The case is of a brutal murder of a sex worker. Sex workers are also human beings and no one has a right to assault or murder them. A person becomes a prostitute not because she enjoys it but because of poverty. Society must have sympathy towards the sex workers and must not look down upon them.  They are also entitled to a life of dignity in view of Article 21 of the Constitution. In the novels and stories of  he great Bengali Writer Sharat Chand Chattopadhyaya, many prostitutes have been shown to be women of very high character, e.g., Rajyalakshmi in ‘Shrikant’, Chandramukhi in ‘Devdas’ etc. The plight of prostitutes has been depicted by the great Urdu poet Sahil Ludhianvi in his poem ‘Chakle’ which has been sung in the Hindi film Pyasa “Jineh Naaz Hai Hind Per wo kahan hain” (simplified version of the verse ‘Sana Khwane- taqdees-e-Mashrik Kahan Hain’). We may also refer to the character Sonya Marmelodov in Dostoyevsky’s famous novel ‘Crime and Punishment’. Sonya is depicted as a girl who sacrifices her body to earn some bread for her impoverished family. Reference may also be made to Amrapali, who was a contemporary of Lord Buddha.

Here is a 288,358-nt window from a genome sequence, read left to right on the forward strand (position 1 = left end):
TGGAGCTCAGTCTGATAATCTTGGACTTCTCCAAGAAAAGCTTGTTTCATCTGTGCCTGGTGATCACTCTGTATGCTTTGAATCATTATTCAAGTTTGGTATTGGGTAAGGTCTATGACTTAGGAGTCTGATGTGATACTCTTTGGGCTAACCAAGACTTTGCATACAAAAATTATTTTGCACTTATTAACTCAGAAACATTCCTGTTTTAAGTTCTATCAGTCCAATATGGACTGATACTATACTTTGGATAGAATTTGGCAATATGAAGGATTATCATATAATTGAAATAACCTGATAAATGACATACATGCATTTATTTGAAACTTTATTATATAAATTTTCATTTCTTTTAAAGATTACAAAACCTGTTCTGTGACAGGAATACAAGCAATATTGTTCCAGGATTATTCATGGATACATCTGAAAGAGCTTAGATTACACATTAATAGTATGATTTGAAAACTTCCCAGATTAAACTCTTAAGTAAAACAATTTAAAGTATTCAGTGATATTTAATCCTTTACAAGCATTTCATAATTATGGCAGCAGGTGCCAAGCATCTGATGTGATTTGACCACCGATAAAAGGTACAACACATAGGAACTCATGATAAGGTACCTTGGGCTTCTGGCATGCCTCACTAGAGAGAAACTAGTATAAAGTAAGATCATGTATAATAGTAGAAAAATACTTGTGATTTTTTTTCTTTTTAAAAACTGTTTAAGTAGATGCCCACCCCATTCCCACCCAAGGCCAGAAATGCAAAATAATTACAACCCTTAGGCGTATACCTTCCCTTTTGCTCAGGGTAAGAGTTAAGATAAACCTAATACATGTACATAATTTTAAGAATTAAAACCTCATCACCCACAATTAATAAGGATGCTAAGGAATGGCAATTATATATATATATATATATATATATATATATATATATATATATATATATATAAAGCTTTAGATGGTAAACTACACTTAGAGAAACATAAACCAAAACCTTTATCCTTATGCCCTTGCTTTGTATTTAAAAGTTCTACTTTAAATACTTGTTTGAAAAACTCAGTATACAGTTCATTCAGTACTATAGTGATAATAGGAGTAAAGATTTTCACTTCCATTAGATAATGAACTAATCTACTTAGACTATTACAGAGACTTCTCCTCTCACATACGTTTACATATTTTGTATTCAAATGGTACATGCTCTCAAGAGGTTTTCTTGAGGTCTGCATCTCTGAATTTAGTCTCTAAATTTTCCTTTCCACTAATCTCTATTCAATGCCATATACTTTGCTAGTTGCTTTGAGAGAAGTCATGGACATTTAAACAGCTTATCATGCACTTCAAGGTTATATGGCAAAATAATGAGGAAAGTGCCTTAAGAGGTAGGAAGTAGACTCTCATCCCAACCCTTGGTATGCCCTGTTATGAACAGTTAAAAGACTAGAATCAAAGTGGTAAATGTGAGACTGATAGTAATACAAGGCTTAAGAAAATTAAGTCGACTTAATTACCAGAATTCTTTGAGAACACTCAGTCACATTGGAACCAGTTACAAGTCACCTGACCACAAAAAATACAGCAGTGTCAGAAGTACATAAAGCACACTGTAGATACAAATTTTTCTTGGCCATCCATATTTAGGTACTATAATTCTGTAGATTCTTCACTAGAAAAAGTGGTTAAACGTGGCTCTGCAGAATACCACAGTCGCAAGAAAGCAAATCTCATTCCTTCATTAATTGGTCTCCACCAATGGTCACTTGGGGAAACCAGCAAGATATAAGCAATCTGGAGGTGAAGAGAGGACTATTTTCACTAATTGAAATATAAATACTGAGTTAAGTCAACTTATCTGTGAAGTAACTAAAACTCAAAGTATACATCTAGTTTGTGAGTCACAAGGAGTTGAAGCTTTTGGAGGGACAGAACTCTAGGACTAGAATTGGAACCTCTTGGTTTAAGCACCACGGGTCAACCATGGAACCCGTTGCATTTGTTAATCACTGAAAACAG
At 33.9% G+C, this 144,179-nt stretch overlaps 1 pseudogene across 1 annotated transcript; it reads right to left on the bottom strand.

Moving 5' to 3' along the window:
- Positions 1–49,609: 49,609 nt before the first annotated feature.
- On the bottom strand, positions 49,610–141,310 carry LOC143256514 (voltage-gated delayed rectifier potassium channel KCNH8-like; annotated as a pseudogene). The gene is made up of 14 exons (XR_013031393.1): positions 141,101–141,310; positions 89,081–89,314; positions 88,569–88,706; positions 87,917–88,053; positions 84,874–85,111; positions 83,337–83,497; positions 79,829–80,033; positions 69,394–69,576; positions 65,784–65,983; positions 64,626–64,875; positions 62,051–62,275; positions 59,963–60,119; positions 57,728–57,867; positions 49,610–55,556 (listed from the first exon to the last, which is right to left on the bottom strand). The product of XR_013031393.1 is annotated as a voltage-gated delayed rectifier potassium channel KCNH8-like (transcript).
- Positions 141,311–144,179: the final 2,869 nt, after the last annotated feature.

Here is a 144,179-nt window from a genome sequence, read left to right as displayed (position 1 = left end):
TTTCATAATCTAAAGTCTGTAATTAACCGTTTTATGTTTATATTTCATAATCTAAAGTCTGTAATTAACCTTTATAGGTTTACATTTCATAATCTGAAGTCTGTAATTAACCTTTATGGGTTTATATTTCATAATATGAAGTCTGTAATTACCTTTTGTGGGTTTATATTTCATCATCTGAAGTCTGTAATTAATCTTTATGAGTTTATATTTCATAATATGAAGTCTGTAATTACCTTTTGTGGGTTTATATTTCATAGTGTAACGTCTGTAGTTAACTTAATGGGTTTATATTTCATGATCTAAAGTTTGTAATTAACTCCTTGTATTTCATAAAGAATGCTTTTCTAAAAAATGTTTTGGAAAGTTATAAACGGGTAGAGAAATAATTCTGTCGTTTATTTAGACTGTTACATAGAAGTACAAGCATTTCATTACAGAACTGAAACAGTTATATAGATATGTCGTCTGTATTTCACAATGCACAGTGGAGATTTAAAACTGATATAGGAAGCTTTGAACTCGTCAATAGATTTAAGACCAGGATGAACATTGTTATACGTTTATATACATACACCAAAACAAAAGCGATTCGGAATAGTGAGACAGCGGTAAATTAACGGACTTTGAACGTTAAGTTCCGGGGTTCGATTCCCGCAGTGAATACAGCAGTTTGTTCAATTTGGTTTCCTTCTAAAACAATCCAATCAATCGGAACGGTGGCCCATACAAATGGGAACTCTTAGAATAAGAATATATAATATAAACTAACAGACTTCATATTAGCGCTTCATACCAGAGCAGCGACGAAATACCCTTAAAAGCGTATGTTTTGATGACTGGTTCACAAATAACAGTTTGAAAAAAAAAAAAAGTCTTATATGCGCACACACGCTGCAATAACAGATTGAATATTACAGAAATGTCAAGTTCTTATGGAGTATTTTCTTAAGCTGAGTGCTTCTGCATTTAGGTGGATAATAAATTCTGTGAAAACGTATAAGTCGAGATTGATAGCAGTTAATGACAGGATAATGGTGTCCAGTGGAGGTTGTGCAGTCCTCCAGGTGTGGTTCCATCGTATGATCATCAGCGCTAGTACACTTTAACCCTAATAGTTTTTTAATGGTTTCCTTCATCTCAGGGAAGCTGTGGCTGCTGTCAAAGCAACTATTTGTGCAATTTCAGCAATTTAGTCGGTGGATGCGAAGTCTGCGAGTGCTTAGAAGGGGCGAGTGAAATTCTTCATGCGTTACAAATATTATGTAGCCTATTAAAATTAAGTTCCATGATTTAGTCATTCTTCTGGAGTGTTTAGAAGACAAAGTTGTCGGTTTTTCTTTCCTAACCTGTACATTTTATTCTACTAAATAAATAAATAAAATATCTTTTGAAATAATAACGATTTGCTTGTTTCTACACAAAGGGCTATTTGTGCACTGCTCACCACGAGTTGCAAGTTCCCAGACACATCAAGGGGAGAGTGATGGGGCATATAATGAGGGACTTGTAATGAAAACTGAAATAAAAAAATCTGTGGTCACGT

We strongly feel that the Central and the State Governments through Social Welfare Boards should prepare schemes for rehabilitation all over the country for physically and sexually abused women commonly known as prostitutes as we are of the view that the prostitutes also have a right to live with dignity under Article 21 of the Constitution of India since they are also human beings and their problems also need to be addressed. As already observed by us, a woman is compelled to indulge in prostitution not for pleasure but because of abject poverty. If such a woman is granted opportunity to avail some technical or vocational training, she would be able to earn her livelihood by such vocational training and skill instead of by selling her body. Hence, we direct the Central and the State Governments to prepare schemes for giving technical/vocational training to sex workers and sexually abused women in all cities in India. The schemes should mention in detail who will give the technical/vocational training and in what manner they can be rehabilitated and settled by offering them employment. For instance, if a technical training is for some craft like sewing garments, etc. then some arrangements should also be made for providing a market for such garments, otherwise they will remain unsold and unused, and consequently the women will not be able to feed herself. We propose to have the response of the Centre and the States in this regard and hence the case shall be listed before us again on 04.05.2011 to be taken up as first case on which date the first compliance report indicating therein the first steps taken by the Central and the State Governments in this regard shall be submitted. Issue notice to the Central Government and all the State Governments which will also file responses by the date fixed for hearing.